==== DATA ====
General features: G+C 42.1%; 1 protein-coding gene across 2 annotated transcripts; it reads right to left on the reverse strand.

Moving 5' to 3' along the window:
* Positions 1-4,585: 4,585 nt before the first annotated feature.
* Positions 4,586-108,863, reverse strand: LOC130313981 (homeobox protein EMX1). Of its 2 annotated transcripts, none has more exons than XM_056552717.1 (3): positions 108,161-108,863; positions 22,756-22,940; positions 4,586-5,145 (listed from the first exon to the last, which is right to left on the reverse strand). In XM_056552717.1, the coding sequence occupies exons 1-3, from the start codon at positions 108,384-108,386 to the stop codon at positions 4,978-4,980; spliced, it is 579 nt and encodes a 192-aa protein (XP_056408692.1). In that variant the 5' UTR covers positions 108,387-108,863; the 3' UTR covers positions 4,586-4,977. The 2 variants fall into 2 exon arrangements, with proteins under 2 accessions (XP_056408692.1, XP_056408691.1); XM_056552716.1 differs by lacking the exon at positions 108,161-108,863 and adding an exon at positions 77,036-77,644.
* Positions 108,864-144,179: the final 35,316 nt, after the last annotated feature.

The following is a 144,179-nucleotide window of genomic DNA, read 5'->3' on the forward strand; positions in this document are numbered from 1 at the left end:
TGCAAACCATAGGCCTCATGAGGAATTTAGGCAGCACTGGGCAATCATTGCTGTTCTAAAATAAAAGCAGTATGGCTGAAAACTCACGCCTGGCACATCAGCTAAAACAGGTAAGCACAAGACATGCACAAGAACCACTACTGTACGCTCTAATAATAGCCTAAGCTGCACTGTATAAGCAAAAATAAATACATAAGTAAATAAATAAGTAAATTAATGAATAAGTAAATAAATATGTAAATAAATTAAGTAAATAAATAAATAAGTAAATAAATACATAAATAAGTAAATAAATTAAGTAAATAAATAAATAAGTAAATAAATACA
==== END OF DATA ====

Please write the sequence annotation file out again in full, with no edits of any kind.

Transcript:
General features: G+C 42.1%; 1 protein-coding gene across 2 annotated transcripts; it reads right to left on the reverse strand.

Moving 5' to 3' along the window:
* Positions 1-4,585: 4,585 nt before the first annotated feature.
* Positions 4,586-108,863, reverse strand: LOC130313981 (homeobox protein EMX1). Of its 2 annotated transcripts, none has more exons than XM_056552717.1 (3): positions 108,161-108,863; positions 22,756-22,940; positions 4,586-5,145 (listed from the first exon to the last, which is right to left on the reverse strand). In XM_056552717.1, the coding sequence occupies exons 1-3, from the start codon at positions 108,384-108,386 to the stop codon at positions 4,978-4,980; spliced, it is 579 nt and encodes a 192-aa protein (XP_056408692.1). In that variant the 5' UTR covers positions 108,387-108,863; the 3' UTR covers positions 4,586-4,977. The 2 variants fall into 2 exon arrangements, with proteins under 2 accessions (XP_056408692.1, XP_056408691.1); XM_056552716.1 differs by lacking the exon at positions 108,161-108,863 and adding an exon at positions 77,036-77,644.
* Positions 108,864-144,179: the final 35,316 nt, after the last annotated feature.

The following is a 144,179-nucleotide window of genomic DNA, read 5'->3' on the forward strand; positions in this document are numbered from 1 at the left end:
TGCAAACCATAGGCCTCATGAGGAATTTAGGCAGCACTGGGCAATCATTGCTGTTCTAAAATAAAAGCAGTATGGCTGAAAACTCACGCCTGGCACATCAGCTAAAACAGGTAAGCACAAGACATGCACAAGAACCACTACTGTACGCTCTAATAATAGCCTAAGCTGCACTGTATAAGCAAAAATAAATACATAAGTAAATAAATAAGTAAATTAATGAATAAGTAAATAAATATGTAAATAAATTAAGTAAATAAATAAATAAGTAAATAAATACATAAATAAGTAAATAAATTAAGTAAATAAATAAATAAGTAAATAAATACA